The Drexel team aims for its horse in the race, Hubo, to act like any 19-year-old first responder or Marine in its ability to drive cars, climb ladders, break walls with tools, and walk over rough terrain, Paul Oh, professor at Drexel's Mechanical Engineering Department and director of the Drexel Autonomous Systems Lab, told us. “Cognitively this means equipping Hubo with algorithms to do these tasks without much human intervention,” he said.
The skills the team assigns to Hubo also will inform the design of these robots not only by today’s researchers, but also by engineering students who can learn from this experience when they begin developing robots themselves, Oh added. “Having Hubo drive cars, operate tools, and climb ladders enables Drexel's world-leading experts to showcase the state-of-the-art,” he said. “This not only teaches stakeholders in government and industry, but it also educates today's students who will be tomorrow's robot engineers. Events like car driving have not been tackled before and thus present a well-defined goal to learn what is possible.”
Challenge participants are currently readying for a site visit by DARPA scheduled for this summer. In December, the robots will participate in their first physical challenge, which will require them to do the following:
Drive a utility vehicle at the site;
Travel dismounted across rubble;
Remove debris blocking an entryway;
Open a door and enter a building;
Climb an industrial ladder and traverse an industrial walkway;
Use a power tool to break through a barrier;
Locate and close a valve near a leaking pipe;
Attach a connector such as a wire harness or fire hose.
The highest performing teams will receive continued funding from DARPA to go on to the final challenge event in December 2014.
I completely agree with you about human-like robots not being necessary for working in human-design spaces. I also think that goes for how human-like they must be in looks or operation: Some people like that similarity to humans, but some, like me, not only don't need it but find the uncanny valley effect horrific. OTOH, a lot of work has been done to help robots and humans communicate better so they can work together safely and productively. One of those things is designing robot hands to work more like ours for a number of reasons: http://www.designnews.com/author.asp?section_id=1386&doc_id=260644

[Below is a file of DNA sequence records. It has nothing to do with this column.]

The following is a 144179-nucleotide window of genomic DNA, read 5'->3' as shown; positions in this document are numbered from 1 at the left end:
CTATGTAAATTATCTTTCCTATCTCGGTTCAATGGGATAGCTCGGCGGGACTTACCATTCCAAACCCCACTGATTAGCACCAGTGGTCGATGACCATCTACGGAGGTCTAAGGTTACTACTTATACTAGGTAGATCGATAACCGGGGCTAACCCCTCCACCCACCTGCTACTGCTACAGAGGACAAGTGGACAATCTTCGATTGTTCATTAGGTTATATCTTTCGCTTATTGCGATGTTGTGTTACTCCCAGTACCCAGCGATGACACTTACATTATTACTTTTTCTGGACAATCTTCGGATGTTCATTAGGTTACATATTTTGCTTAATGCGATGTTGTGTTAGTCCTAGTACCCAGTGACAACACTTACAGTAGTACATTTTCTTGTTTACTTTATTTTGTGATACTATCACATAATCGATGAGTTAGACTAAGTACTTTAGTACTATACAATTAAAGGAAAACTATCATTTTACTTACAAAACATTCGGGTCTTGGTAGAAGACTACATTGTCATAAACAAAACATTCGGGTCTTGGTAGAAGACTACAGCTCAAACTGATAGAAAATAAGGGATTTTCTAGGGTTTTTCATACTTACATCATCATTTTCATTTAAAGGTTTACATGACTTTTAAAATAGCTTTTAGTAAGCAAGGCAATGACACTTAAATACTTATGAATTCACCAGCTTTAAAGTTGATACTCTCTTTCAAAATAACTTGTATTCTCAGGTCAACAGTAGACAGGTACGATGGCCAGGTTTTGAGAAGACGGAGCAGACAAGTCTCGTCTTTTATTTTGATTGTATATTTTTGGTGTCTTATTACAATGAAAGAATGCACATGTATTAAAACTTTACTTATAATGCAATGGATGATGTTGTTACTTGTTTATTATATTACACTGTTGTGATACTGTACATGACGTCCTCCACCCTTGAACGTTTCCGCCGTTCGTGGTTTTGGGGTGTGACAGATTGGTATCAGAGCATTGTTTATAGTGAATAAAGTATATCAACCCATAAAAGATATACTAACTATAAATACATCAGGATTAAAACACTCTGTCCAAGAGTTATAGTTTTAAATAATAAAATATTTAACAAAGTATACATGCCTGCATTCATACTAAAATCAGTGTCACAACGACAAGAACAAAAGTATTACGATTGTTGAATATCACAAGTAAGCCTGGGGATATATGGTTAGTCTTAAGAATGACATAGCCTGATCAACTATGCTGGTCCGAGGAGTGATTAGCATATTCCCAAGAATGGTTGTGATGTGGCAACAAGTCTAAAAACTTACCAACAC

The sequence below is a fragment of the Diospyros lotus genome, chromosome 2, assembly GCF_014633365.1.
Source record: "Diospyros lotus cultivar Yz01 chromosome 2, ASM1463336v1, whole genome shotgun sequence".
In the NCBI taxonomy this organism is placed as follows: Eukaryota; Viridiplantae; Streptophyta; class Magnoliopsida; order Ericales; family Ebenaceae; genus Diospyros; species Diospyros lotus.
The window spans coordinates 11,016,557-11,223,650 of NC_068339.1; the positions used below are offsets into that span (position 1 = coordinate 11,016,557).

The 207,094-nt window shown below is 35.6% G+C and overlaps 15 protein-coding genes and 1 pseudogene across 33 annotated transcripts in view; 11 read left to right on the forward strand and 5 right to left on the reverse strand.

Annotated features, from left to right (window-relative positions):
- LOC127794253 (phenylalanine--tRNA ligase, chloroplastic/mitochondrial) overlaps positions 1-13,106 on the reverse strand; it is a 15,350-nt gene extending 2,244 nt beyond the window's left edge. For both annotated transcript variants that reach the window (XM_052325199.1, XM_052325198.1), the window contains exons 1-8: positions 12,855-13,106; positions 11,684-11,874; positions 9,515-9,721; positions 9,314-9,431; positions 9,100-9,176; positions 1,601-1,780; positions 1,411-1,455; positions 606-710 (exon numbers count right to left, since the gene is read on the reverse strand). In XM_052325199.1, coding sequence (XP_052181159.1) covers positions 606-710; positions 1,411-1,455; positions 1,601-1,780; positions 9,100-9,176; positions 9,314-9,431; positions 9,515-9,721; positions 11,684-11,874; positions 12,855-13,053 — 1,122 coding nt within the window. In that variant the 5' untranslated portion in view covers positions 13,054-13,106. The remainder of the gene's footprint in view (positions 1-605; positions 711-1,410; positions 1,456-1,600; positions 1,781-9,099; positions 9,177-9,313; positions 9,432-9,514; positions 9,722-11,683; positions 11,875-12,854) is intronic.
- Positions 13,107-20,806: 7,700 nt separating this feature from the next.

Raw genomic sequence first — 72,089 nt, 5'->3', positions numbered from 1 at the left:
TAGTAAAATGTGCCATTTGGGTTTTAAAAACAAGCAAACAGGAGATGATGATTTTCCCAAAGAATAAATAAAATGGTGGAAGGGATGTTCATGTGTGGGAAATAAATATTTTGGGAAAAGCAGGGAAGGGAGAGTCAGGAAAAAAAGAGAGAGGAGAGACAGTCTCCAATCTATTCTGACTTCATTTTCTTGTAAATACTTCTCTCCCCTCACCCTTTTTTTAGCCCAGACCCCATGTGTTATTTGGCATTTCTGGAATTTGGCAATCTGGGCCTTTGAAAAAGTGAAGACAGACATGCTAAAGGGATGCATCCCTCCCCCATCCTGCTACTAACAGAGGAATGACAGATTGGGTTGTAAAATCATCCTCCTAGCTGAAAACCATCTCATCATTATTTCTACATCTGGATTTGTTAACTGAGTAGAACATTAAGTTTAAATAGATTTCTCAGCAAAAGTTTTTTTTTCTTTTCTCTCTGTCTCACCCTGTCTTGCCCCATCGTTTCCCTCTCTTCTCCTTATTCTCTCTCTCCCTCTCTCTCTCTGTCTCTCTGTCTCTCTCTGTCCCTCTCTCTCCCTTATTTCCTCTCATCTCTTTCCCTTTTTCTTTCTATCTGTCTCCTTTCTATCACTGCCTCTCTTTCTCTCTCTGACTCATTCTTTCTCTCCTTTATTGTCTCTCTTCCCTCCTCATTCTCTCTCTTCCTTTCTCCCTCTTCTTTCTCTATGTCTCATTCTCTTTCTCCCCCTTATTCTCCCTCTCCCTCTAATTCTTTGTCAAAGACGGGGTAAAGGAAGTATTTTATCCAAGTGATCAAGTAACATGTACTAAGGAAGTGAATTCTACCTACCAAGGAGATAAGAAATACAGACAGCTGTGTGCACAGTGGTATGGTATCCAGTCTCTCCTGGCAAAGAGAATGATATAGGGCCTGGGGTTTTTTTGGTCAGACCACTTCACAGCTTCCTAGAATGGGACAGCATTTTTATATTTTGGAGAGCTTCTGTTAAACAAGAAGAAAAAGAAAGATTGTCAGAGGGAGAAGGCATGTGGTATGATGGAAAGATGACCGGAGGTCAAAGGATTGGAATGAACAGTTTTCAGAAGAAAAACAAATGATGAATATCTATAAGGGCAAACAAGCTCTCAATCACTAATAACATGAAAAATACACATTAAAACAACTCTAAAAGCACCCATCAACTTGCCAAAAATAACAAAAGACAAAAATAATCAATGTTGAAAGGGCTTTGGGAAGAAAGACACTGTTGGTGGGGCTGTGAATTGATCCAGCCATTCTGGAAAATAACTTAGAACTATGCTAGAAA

It's true that clear communication and comprehension are important. Acronyms and colloquialisms can be confusing.
Back to the robots...I don't agree that robots' "perceptions and movements should be as human as possible" in order to work in a space designed for humans. Observing a cat or dog in a new space demonstrates that non-humans can navigate spaces created for humans as well as, or better than, people.
I find that using clear, widely-understood meanings for terms makes written, non-duplex communication much easier (spoken, full-duplex communication, like in a phone or F2F conversation, is of course usually a lot clearer since multiple, instant iterations are possible when needed). I also find that precision and accuracy are important in all communications.
Nadine, thanks for the comment. I interpreted, "At the end of the day, all robots are bio-mimics. Humans included." to mean what its grammar says, which is that humans are bio-mimics. It's hard to interpret that in some other way. In any case, I do agree about more precise writing and close reading.
Nadine, yes I was responding to your comment. I agree that biomimicry doesn't exclude humans: that seems obvious. I've studied biomimicry in robotics, and saying all robots are biomimics isn't accurate in that area, although it may be elsewhere. But it's such a general statement that I don't see its usefulness from robotics engineering standpoint. And saying humans are biomimics doesn't make sense to me at all, since we are biological systems. In any case, my comments specifically about biomimicry in robotics stand.
Biomimicry in robotics, at least, doesn't mean generally resembling; it means something very specific. It refers to studying particular biological systems to see how they work, and translating their neurological, muscular, skeletal, etc systems--structures and/or functions-- into mechanical and/or electronic analogs. This is much more recent than the fundamental research type of approach that goes more like: what would happen if we made a robot with three legs vs six and used XYZ actuation types. Boston Dynamics, for example, was one of the very early pioneers in patterning robots after specific animals.
I suppose in looking at the report again, Ann, I misspoke in my comment. But it's interesting to see the struggles Japan had using these type of robots and hopefully this can inform future design and development. The DARPA work certainly should go a long way to improving the technology as well.
Are they robots or androids? We're not exactly sure. Each talking, gesturing Geminoid looks exactly like a real individual, starting with their creator, professor Hiroshi Ishiguro of Osaka University in Japan.
Truchard will be presented the award at the 2014 Golden Mousetrap Awards ceremony during the co-located events Pacific Design & Manufacturing, MD&M West, WestPack, PLASTEC West, Electronics West, ATX West, and AeroCon.
For industrial control applications, or even a simple assembly line, that machine can go almost 24/7 without a break. But what happens when the task is a little more complex? That’s where the “smart” machine would come in. The smart machine is one that has some simple (or complex in some cases) processing capability to be able to adapt to changing conditions. Such machines are suited for a host of applications, including automotive, aerospace, defense, medical, computers and electronics, telecommunications, consumer goods, and so on. This discussion will examine what’s possible with smart machines, and what tradeoffs need to be made to implement such a solution.